They were reminded that their campus has a “free speech zone” where such activities could be engaged in, in compliance with the school policy, which apparently trumps the 1st Amendment. This “free speech zone” sits on the edge of campus on a tiny, muddy slope that’s prone to flooding. So, if they want to do anything like hand out official founding documents such as the U.S. Constitution or the Declaration of Independence, they can feel free to hand them out in a place no one will frequent.
Students with the University of Hawaii (in Hilo) chapter of the Young Americans for Liberty (YAL) were the culprits involved in attempting to exercise their rights guaranteed by the document they were trying to hand out to fellow students. The Foundation for Individual Rights in Education (FIRE) filed a federal lawsuit on these students’ behalf:
The complaint alleges that on January 16, 2014, plaintiff Merritt Burch, who is president of the UH Hilo chapter of Young Americans for Liberty (YAL), and a fellow student YAL member were participating in an outdoor event where student groups set up tables to distribute literature. Observing other students walking around and handing out items, Burch and her friend walked out from behind YAL’s table to likewise hand out Constitutions and YAL information cards. A UH Hilo administrator ordered Burch and her companion to stop approaching students and get back behind their table, dismissing Burch’s protest about her constitutional rights.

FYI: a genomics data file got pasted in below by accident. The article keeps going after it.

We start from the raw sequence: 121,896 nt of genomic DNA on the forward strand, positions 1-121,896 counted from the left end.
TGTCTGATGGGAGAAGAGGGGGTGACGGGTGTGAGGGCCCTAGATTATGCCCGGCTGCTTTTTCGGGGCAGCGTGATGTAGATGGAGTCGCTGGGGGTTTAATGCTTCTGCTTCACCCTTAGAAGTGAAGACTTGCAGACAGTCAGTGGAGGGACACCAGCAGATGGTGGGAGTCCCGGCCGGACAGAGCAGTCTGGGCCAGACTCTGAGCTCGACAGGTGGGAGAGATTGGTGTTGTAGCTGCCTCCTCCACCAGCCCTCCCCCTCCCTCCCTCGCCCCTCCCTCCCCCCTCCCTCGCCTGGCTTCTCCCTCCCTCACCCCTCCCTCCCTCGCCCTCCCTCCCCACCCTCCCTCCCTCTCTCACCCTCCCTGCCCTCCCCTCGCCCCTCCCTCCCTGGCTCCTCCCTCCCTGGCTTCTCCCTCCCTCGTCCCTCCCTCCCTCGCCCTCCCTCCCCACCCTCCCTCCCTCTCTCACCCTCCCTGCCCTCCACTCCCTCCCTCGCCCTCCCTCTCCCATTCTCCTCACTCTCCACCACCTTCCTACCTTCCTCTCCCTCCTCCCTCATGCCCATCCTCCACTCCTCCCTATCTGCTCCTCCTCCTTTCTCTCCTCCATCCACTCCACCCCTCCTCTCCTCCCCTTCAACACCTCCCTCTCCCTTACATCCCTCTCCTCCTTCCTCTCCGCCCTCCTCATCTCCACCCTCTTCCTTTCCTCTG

A week later, in an orientation meeting for student organizations, another administrator reiterated the rule against passing out literature. Burch and Vizzone were told that if they wanted to protest, the proper place to do so would be in UH Hilo’s “free speech zone,” a sloping, one-third acre area on the edge of campus. The “free speech zone” represents approximately 0.26% of UH Hilo’s total area and is muddy and prone to flooding in Hilo’s frequent rain. The administrator further observed, “This isn’t really the ’60s anymore” and “people can’t really protest like that anymore.”
Burch and Vizzone are challenging the denial of their right to hand out literature and policies restricting the distribution of literature. The suit also challenges UH Hilo’s “free speech zone,” a separate policy requiring students to request permission seven working days prior to engaging in expressive activity in two central outdoor areas on campus, and the failure of UH Hilo officials to adequately train administrators on the rights of college students.
Officials are claiming that it didn’t have as much to do with Constitutional rights as it did the school’s policy on “approaching other students.” They’re using that vague policy as an excuse to bar YAL students from handing out the Constitution. If it was some LGBT group handing out literature, it would be different.